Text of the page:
Now the question becomes: How do I produce this kind of graph? Well, with Excel it is easy, we just need to bring the piece of the SQLT repository that we want into Excel. For that, I first import the whole SQLT repository for a given sqlt_sNNNNN_*.zip file into my local SQLT repository. The command is spelled out in the sqlt_sNNNNN_readme.html as “import SQLT repository”, then I just use SQL Developer to export the output of a query into XLS (or CSV). In this case the SQL I used was the one below.
If you try to use the SQLT repository for some similar data analysis and you struggle with it, please let me know and I will help you out.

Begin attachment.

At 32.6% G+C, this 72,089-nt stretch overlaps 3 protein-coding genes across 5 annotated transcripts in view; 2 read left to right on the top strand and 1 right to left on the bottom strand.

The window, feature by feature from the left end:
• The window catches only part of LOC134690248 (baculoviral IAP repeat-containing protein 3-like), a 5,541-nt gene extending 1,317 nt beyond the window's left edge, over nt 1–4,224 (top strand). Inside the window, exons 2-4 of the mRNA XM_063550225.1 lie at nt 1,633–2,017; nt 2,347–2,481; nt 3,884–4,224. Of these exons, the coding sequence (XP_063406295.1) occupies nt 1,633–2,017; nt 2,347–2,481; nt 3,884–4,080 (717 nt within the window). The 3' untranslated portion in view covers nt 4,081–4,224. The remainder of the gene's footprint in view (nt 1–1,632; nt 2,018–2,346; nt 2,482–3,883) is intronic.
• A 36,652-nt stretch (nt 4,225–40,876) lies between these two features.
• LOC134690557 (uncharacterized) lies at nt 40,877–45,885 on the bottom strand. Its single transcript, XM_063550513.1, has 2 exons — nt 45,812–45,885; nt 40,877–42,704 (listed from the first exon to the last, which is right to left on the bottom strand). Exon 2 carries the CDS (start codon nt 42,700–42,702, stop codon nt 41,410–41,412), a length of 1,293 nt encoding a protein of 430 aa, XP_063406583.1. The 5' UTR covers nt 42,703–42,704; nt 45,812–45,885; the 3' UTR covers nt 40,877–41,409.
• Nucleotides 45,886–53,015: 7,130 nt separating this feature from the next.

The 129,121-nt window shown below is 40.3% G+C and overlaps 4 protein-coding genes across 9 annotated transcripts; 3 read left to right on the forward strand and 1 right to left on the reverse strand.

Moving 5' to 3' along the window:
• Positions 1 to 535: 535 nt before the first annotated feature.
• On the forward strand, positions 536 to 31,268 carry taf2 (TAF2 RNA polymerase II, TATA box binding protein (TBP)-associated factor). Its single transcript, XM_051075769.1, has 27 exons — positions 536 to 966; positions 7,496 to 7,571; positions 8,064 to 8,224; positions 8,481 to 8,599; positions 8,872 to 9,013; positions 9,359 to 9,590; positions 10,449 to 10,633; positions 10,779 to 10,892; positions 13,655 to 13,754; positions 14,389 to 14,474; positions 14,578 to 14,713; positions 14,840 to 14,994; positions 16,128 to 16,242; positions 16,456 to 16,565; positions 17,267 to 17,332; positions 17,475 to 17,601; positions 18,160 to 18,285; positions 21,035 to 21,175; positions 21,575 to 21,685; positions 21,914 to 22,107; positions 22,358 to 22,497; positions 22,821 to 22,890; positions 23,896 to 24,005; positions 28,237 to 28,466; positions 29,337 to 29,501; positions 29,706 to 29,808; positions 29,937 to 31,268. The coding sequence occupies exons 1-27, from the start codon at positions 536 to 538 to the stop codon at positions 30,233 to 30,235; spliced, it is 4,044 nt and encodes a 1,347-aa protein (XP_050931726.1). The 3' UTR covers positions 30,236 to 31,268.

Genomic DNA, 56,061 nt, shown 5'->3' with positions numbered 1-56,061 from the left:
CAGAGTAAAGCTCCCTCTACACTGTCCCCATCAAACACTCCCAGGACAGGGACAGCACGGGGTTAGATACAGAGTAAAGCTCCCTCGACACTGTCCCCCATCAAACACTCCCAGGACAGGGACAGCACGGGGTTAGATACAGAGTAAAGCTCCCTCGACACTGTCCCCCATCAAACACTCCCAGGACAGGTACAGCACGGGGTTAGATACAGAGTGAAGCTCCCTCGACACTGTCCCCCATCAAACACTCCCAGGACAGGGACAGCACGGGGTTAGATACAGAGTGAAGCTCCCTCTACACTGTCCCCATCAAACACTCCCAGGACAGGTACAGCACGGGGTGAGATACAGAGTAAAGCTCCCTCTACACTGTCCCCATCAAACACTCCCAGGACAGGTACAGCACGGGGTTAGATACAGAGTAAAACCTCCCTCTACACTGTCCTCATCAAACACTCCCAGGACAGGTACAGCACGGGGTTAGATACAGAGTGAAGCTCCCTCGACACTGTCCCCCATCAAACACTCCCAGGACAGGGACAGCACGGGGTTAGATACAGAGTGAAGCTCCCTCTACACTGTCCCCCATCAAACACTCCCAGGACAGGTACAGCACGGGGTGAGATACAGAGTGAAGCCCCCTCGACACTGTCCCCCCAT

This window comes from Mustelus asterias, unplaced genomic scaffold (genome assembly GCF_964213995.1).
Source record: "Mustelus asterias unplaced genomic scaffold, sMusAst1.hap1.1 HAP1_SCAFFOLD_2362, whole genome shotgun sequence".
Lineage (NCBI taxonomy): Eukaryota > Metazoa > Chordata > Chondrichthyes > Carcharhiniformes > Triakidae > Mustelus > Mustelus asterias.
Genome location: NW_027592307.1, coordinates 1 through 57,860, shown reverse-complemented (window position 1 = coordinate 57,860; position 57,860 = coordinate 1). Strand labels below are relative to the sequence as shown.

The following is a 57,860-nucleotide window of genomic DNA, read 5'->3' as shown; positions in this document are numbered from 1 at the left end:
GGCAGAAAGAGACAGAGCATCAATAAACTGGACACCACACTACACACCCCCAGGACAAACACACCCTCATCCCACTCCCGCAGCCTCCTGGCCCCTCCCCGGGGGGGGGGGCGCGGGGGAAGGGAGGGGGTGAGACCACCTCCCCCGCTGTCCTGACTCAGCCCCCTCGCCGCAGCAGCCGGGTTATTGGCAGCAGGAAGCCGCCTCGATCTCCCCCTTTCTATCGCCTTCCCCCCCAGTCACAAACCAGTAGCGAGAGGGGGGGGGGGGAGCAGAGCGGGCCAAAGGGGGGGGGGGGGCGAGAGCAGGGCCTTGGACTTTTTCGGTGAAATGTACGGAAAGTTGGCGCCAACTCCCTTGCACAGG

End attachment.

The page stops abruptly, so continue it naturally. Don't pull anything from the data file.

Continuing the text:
WITH awr_ash AS ( SELECT DISTINCT -- two or more statements can include same snaps sample_time, sql_plan_hash_value, sql_plan_line_id, wait_class, event, time_waited, ROUND(time_waited / 1e3) time_waited_ms, current_obj#, machine, delta_time, delta_read_io_requests, delta_write_io_requests, delta_read_io_bytes, delta_write_io_bytes, delta_interconnect_io_bytes, ROUND(delta_read_io_requests / (delta_time / 1e6)) read_io_requests_per_sec, ROUND(delta_write_io_requests / (delta_time / 1e6)) write_io_requests_per_sec, ROUND(delta_read_io_bytes / (delta_time / 1e6)) read_io_bytes_per_sec, ROUND(delta_write_io_bytes / (delta_time / 1e6)) write_io_bytes_per_sec, ROUND(delta_interconnect_io_bytes / (delta_time / 1e6)) interconnect_io_bytes_per_sec FROM sqlt$_dba_hist_active_sess_his WHERE statement_id IN (90959, 90960, 90962, 90963) AND session_state = 'WAITING' AND time_waited > 0 AND delta_time > 0 AND wait_class IS NOT NULL ), awr_ash_grp AS ( SELECT TRUNC(sample_time) sample_day, event, COUNT(*) samples, ROUND(AVG(time_waited_ms)) avg_time_waited_ms, ROUND(AVG(read_io_requests_per_sec)) read_io_requests_per_sec, ROUND(AVG(write_io_requests_per_sec)) write_io_requests_per_sec, ROUND(AVG(read_io_bytes_per_sec)) read_io_bytes_per_sec, ROUND(AVG(write_io_bytes_per_sec)) write_io_bytes_per_sec, ROUND(AVG(interconnect_io_bytes_per_sec)) interconnect_io_bytes_per_sec FROM awr_ash GROUP BY TRUNC(sample_time), event ), cell_smart_reads AS ( SELECT sample_day, TO_CHAR(sample_day, 'DD-MON-YYYY') sample_date, samples, avg_time_waited_ms, read_io_requests_per_sec, read_io_bytes_per_sec, ROUND(read_io_bytes_per_sec / (1024 * 1024)) read_io_mb_per_sec, interconnect_io_bytes_per_sec, ROUND(interconnect_io_bytes_per_sec / (1024 * 1024), 1) interconnect_io_mb_per_sec FROM awr_ash_grp WHERE event = 'cell smart table scan' ) SELECT sample_date, samples, avg_time_waited_ms, read_io_requests_per_sec, read_io_mb_per_sec, interconnect_io_mb_per_sec FROM cell_smart_reads ORDER BY sample_day;